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Studies show women can help prevent birth defects by:

??Consuming 400 micrograms of folic acid daily

??Reaching and maintain a healthy weight

??Seeing a health care professional regularly

??Taking only proper medications after consulting with a health care professional

??Avoiding alcohol, smoking and the use of illicit drugs

??Protecting themselves against domestic violence

Birth defects occur before a baby is born - many within the first three months of pregnancy when the baby's organs are forming. During the last six months, however, the tissues and organs still are growing and developing.

Some women are at a higher risk for having a baby with certain defects. They may include:

??Those taking certain drugs, smoking or drinking alcohol during pregnancy

??Those with medical conditions such as uncontrolled diabetes or obesity before and during pregnancy

??Women taking medications known to cause certain birth defects

??Those with someone in their family with a birth defect

??Women older than 35

Screenings for certain defects during each trimester of a woman's pregnancy can help determine if the fetus is at a higher risk of developing certain conditions. Maternal blood screenings and ultrasounds usually are done between the 11th and 13th week of pregnancy. Second trimester screenings usually are done between the 15th and 20th week, and include the maternal serum screen and the anomaly ultrasound.

More testing might be required if a problem is suspected, if the mother is over age 35 or if the woman had a previous pregnancy with a birth defect. The tests might include a high resolution ultrasound, chorionic villis sampling (CVS) or an amniocentesis.

The most common birth defects discovered through screenings include:

??Anencephaly, a serious birth defect in which a baby is born without parts of the brain and skull. It usually happens before a women knows she is pregnant.

??Cleft lip or palate occur when the lip or mouth do not form properly. This, too, happens early in pregnancy.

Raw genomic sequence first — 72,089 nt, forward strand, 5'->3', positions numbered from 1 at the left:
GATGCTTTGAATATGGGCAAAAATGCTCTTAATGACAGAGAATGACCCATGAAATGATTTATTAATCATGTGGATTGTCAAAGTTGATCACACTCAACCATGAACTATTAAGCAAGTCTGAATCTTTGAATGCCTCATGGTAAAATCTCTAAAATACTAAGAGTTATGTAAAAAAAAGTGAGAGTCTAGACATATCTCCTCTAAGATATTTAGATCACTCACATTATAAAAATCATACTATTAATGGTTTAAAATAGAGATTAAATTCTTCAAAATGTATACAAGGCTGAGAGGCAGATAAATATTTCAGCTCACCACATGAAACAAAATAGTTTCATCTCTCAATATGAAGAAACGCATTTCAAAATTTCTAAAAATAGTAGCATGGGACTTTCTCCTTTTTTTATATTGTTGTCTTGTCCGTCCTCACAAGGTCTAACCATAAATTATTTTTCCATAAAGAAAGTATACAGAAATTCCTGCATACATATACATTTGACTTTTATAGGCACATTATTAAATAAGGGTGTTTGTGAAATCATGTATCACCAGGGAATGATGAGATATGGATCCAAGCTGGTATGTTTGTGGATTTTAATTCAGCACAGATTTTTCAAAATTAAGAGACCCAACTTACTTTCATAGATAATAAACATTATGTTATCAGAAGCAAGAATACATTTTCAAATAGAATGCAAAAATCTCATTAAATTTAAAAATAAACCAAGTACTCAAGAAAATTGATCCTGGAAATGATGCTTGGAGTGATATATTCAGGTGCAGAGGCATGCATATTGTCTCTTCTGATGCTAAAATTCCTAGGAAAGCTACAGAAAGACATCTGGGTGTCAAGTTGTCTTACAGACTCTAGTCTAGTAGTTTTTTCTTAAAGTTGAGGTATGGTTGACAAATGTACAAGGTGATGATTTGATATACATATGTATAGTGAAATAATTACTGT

??Congenital heart defects, which are apparent at birth and affect the structure of the baby's heart and how it works.

??Down Syndrome affects babies born with a copy of chromosome 21. The extra copy changes how the body and brain develop and can cause both mental and physical challenges.

??Encephalocele is a rare neural tube defect that affects the brain.

??Gastroschisis affects the abdominal wall. The baby's intestines stick outside through the hole inside the belly button.

??Hypospadias occurs in boys where the opening of the urethra (tube the carries urine from the bladder to the outside of the body) is not located at the tip of the penis.

??Omphalocele, where the infant's intestines, liver or other organs stick outside the belly through the belly button.

??Spina bifida is a major birth defect of the spine.

??Upper and lower limb reduction defect occurs when the entire arm or leg of a fetus fails to form completely

Certain birth defects might not be diagnosed until after a baby is born. Sometimes the defect is immediately seen at birth. Other defects surface later in life, including some heart defects.

Seven years later, Tucker's daughter is growing at a normal physical rate, but her mental capacity remains behind those of her peers.

Tucker was thankful she learned of her baby's birth defects early in her pregnancy, allowing her time to adjust. "I am a better mom to a special-needs child because I had time to learn how to be one."

For more information about birth defects, prevention, screenings and research, visit the March of Dimes website at www.marchofdimes.com /florida.